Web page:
Chasing a weight loss goal can lead you to watching everything what you eat but when does it become too much? Relationships with food can be as complex as explaining the offside rule to that one mate who has no clue. Join us as we discuss disordered eating.
Have you found yourself completely avoiding certain food groups as you think you can’t be trusted around them? Constantly thinking about food and feeling super stressed over what to eat? Or thinking you need to earn what you eat through exercise? These can all be signs your relationship with food needs attention.
Think of eating habits as being on a spectrum.
At one end is a healthy relationship to food. Here you’re relaxed about what you eat and when. You’ll eat for enjoyment, as well as to fuel your body, without any worries. (Although don’t get confused, being relaxed about food isn’t the same as not caring about what you eat and how it affects your weight or health).
At the other end of the spectrum is an extremely unhealthy relationship with food where you might have all the signs and symptoms of an eating disorder like very strict habits around eating, deliberately making yourself sick or taking laxatives after eating a meal and being secretive around food.
And in the middle is disordered eating. Here you might start a new diet every Monday, comfort eat when stressed or have some rules around what you can and can’t eat.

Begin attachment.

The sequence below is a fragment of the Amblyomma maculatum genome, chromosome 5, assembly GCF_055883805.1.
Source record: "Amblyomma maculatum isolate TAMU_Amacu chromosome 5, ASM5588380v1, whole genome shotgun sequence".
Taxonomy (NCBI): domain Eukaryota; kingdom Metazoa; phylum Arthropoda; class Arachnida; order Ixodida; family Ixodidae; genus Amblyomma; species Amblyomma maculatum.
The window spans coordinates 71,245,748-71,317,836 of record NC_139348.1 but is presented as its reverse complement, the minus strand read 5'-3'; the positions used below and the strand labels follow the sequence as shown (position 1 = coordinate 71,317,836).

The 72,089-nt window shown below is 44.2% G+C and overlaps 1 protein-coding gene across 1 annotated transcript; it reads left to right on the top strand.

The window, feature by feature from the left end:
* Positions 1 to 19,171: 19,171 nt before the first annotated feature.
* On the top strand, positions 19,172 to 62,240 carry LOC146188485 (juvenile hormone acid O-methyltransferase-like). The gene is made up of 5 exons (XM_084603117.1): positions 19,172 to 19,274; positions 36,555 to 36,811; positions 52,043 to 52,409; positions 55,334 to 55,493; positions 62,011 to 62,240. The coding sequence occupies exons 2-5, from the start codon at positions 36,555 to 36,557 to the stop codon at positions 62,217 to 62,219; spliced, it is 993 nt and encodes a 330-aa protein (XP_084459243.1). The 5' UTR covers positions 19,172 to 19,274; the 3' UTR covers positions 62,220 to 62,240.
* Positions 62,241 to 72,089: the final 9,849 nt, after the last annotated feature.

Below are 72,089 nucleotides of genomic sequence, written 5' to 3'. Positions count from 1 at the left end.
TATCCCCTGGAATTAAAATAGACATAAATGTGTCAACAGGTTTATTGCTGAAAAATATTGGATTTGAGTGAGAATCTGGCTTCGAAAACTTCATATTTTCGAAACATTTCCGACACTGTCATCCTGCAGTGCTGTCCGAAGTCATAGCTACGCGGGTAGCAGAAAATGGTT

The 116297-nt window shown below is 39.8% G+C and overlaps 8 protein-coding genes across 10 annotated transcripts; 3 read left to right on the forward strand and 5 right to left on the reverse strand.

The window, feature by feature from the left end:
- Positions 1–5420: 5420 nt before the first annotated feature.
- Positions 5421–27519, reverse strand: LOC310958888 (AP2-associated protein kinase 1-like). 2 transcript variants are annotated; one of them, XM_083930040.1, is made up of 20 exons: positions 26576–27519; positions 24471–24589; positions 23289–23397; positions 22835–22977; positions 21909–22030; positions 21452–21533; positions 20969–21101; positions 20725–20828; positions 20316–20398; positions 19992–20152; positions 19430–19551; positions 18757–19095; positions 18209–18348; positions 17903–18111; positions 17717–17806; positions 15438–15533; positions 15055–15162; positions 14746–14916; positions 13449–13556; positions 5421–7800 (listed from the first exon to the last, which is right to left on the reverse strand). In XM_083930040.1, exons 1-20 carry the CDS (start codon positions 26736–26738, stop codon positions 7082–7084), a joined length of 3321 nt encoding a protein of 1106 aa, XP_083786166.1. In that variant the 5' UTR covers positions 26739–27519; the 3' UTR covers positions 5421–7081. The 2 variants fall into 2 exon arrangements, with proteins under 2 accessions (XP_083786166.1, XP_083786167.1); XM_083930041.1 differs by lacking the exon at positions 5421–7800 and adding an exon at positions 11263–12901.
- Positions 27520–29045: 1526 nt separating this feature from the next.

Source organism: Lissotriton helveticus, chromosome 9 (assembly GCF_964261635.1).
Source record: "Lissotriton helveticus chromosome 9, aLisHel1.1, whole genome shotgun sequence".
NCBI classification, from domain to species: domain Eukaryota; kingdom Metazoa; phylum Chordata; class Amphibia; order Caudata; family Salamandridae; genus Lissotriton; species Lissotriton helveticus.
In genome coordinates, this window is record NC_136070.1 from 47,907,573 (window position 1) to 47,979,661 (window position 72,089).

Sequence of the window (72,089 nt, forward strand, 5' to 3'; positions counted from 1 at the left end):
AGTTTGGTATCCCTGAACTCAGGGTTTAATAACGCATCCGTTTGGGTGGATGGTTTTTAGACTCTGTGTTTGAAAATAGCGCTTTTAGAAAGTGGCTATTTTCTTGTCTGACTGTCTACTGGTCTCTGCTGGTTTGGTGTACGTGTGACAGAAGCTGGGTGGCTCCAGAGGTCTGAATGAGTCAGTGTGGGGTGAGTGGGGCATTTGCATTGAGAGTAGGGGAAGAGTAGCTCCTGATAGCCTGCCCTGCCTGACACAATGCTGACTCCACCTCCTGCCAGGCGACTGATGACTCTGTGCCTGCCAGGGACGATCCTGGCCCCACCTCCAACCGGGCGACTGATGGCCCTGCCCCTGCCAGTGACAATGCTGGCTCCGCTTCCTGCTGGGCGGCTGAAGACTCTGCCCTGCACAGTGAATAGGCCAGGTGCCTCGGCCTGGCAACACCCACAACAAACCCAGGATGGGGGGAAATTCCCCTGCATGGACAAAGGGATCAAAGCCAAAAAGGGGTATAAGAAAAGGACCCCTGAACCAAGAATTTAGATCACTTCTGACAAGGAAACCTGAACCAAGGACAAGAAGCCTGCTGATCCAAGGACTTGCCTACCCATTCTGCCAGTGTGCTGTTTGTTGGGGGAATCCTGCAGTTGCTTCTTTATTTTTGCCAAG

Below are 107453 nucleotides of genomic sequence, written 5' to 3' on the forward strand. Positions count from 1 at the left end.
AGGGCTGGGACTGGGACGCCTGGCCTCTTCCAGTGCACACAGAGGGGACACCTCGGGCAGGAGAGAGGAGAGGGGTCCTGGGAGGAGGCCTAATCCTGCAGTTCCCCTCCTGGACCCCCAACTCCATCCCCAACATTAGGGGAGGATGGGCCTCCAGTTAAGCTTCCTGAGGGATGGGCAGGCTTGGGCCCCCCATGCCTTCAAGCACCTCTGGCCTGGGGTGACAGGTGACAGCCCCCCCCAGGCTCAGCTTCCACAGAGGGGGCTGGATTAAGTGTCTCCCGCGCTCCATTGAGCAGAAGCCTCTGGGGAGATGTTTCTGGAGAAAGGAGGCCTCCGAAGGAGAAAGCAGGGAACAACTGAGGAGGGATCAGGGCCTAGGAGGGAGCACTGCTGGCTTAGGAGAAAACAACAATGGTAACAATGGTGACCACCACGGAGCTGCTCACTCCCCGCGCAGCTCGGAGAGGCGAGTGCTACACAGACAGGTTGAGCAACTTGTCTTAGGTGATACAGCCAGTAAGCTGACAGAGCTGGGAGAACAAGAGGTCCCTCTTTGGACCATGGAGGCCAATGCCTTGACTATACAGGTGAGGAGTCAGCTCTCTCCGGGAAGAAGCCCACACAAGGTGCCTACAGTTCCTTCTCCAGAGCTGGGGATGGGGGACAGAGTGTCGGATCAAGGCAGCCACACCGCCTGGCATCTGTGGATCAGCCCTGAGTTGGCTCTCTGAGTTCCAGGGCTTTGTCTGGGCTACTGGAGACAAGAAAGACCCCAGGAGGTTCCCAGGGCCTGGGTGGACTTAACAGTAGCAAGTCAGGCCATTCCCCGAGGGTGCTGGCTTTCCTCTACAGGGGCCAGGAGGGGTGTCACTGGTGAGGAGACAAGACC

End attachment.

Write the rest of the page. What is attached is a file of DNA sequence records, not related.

Other signs of disordered eating are:-
– Having forbidden foods you feel you can’t be trusted around
– Getting mad or beating yourself up for eating something ‘unhealthy’
– Difficulty taking a break from exercise even if injured or unwell
– Always thinking about food and planning ‘cheat days’
– On/off mindset around food
– Labelling food as ‘good/bad’ or ‘unhealthy/healthy’
– Not trusting yourself to stop eating when you’re full
The good news is you can show disordered eating habits the red card and switch your mindset by:
– Subbing out rigidity for flexibility when it comes to food – all foods fit – you just let some off the bench more often than others.
– Treating your inner critic like a pitch invader when it pipes up with things like ‘Did you really just eat all of that’ – escort it out of the ground so play can continue.
– Reading up on Intuitive eating with the book ‘Just eat it – getting your sh!t together around food’
Remember, the game isn’t over at half time – eating habits and your relationship to food takes time to change.
If you’re concerned about your eating habits and think you might have an eating disorder your GP is the place to go. There’s no shame in seeking support, eating disorders are considered serious mental illnesses, and they don’t discriminate. They can affect anyone regardless of race, gender or body size.
It’s also impossible to tell whether someone has an eating disorder just by looking at them. If you’re after more information or concerned about a mate, check out BEAT’s website.